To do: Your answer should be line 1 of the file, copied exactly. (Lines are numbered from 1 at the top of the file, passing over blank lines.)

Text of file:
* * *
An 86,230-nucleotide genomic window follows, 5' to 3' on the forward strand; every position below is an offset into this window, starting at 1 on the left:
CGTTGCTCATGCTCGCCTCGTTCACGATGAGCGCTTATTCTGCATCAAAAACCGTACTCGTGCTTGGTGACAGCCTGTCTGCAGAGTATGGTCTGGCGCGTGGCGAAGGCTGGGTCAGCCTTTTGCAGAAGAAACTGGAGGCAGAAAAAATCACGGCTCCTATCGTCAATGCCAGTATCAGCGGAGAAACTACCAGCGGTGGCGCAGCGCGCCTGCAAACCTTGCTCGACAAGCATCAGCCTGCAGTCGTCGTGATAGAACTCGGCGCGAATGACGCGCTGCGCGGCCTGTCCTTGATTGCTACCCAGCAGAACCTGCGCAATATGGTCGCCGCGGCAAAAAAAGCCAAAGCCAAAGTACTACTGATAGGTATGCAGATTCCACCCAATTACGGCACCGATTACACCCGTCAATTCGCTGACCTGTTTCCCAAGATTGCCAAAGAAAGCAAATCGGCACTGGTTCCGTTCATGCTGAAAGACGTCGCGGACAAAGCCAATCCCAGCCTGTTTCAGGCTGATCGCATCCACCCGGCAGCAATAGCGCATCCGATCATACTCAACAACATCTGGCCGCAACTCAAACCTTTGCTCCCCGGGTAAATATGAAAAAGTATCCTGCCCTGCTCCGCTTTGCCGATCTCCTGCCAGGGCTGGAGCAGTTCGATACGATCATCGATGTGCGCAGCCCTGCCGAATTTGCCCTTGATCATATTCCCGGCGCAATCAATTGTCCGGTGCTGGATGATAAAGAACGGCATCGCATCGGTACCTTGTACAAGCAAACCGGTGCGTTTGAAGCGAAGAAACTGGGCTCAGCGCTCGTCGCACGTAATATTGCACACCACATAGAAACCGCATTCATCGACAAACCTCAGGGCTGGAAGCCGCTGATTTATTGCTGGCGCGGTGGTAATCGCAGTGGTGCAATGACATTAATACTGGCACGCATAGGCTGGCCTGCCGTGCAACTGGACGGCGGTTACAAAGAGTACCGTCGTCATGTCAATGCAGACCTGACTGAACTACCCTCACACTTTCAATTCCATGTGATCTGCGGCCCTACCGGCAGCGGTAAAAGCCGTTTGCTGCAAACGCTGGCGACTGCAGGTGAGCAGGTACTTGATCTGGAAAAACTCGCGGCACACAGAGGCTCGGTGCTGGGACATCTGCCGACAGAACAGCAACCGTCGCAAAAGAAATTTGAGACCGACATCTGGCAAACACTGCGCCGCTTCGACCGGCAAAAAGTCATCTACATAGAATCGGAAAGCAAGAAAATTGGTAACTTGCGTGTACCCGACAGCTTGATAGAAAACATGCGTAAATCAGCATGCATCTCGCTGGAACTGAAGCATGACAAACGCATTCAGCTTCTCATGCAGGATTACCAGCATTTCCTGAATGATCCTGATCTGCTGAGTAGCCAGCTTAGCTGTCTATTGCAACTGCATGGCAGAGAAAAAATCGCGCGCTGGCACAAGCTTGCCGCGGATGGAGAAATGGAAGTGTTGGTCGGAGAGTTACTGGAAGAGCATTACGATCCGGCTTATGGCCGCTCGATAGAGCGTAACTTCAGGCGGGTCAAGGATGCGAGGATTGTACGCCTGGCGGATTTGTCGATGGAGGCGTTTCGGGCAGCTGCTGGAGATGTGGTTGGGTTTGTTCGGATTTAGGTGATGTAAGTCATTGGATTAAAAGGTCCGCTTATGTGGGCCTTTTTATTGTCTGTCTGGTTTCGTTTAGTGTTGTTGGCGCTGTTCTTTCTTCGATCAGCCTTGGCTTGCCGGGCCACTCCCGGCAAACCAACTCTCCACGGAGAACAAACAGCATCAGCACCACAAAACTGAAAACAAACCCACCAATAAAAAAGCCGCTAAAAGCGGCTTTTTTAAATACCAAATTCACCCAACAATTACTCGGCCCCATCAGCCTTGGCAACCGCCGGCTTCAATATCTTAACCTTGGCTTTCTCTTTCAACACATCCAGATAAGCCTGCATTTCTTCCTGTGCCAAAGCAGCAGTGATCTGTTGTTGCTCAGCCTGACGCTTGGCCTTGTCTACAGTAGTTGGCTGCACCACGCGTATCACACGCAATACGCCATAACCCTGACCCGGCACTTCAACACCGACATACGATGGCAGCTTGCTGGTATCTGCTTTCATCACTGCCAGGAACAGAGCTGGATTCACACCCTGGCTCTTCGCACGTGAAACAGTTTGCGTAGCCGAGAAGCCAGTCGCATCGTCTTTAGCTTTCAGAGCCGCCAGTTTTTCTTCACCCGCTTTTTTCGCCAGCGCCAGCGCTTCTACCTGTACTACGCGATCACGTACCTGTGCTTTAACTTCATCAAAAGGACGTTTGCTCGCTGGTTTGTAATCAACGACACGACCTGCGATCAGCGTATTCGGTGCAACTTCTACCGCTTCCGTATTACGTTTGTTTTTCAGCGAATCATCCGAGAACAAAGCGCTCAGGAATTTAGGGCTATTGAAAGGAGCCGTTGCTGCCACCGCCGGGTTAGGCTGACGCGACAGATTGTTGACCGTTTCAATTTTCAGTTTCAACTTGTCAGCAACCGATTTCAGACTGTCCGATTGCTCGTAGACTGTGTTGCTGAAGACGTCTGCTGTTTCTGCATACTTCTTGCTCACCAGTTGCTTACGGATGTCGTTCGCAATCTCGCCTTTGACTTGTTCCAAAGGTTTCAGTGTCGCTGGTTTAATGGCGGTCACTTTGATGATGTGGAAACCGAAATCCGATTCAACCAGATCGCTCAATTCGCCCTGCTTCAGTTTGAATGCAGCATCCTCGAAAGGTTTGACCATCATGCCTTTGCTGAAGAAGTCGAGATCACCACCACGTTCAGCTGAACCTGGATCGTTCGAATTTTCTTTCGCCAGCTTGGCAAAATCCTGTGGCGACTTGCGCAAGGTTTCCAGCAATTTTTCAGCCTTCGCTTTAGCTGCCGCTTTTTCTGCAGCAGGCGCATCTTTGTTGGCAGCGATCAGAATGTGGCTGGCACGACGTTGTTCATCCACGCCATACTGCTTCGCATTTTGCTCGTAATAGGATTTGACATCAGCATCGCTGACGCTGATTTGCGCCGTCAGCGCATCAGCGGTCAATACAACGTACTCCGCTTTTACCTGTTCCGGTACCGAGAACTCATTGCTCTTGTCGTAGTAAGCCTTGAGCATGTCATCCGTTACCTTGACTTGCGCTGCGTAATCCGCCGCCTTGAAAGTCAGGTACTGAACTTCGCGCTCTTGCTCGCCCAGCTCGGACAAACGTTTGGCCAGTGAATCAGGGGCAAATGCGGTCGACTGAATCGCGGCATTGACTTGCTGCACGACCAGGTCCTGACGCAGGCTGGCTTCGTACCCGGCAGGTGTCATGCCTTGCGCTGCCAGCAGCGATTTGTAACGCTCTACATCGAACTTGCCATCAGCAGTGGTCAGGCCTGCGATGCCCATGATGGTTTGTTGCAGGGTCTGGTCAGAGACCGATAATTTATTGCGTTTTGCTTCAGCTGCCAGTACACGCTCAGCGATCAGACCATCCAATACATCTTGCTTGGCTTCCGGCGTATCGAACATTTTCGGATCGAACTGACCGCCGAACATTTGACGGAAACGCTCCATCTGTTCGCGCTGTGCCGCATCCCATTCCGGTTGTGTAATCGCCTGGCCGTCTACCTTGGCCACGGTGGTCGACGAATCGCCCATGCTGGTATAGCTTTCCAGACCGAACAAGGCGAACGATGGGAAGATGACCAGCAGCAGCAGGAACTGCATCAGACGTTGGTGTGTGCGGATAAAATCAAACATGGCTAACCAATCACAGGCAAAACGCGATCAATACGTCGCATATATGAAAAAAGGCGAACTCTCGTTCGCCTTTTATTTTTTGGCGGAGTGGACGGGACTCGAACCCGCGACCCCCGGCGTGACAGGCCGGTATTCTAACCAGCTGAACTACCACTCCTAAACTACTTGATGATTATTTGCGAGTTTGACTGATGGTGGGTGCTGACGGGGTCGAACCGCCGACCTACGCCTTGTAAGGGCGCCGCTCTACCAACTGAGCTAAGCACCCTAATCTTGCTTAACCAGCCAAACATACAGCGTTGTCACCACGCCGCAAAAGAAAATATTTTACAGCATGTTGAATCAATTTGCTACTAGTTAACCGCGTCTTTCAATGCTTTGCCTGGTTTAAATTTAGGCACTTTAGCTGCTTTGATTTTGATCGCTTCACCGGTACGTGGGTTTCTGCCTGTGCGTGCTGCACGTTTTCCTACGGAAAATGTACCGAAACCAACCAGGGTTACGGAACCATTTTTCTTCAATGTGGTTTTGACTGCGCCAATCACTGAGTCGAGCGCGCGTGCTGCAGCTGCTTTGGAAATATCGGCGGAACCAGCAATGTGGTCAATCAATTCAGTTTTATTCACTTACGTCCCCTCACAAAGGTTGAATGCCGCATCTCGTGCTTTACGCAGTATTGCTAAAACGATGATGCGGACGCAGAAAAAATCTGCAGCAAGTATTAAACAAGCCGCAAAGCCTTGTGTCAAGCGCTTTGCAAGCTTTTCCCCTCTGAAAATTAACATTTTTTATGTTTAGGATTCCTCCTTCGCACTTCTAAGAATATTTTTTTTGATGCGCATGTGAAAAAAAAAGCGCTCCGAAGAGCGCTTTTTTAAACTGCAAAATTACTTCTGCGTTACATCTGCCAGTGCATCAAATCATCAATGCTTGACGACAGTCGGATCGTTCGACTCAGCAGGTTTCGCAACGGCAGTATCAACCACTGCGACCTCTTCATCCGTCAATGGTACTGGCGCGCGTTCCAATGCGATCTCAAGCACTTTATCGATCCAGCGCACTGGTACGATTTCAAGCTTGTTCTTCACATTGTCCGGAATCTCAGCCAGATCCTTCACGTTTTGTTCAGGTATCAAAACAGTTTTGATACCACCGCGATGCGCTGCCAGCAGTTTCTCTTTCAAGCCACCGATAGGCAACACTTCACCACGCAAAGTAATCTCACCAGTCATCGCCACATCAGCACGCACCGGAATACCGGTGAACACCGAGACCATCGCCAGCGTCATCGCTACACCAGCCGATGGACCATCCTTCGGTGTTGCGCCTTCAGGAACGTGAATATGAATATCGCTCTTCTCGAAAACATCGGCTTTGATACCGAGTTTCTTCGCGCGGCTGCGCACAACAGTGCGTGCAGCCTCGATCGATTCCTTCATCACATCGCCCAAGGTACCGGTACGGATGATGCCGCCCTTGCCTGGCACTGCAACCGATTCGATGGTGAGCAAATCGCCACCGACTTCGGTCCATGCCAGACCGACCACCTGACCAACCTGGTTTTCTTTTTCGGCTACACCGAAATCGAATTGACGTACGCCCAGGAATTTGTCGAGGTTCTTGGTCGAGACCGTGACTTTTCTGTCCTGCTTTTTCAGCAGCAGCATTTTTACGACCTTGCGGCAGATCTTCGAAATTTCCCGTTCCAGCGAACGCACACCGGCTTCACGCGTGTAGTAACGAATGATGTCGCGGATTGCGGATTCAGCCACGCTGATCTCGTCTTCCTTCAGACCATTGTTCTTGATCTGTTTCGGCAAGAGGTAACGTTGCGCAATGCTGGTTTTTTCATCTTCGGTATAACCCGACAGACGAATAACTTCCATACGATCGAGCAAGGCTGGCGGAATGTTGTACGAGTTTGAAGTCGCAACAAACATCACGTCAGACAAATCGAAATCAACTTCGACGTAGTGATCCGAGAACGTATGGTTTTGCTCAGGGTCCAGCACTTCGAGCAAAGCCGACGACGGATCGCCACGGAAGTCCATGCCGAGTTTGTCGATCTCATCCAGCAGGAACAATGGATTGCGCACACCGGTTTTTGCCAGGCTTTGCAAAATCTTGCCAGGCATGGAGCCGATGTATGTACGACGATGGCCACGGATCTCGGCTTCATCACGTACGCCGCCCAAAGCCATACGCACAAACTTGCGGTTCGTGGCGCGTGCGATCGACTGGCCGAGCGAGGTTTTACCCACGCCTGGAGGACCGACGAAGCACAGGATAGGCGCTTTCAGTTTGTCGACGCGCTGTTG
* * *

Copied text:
An 86,230-nucleotide genomic window follows, 5' to 3' on the forward strand; every position below is an offset into this window, starting at 1 on the left: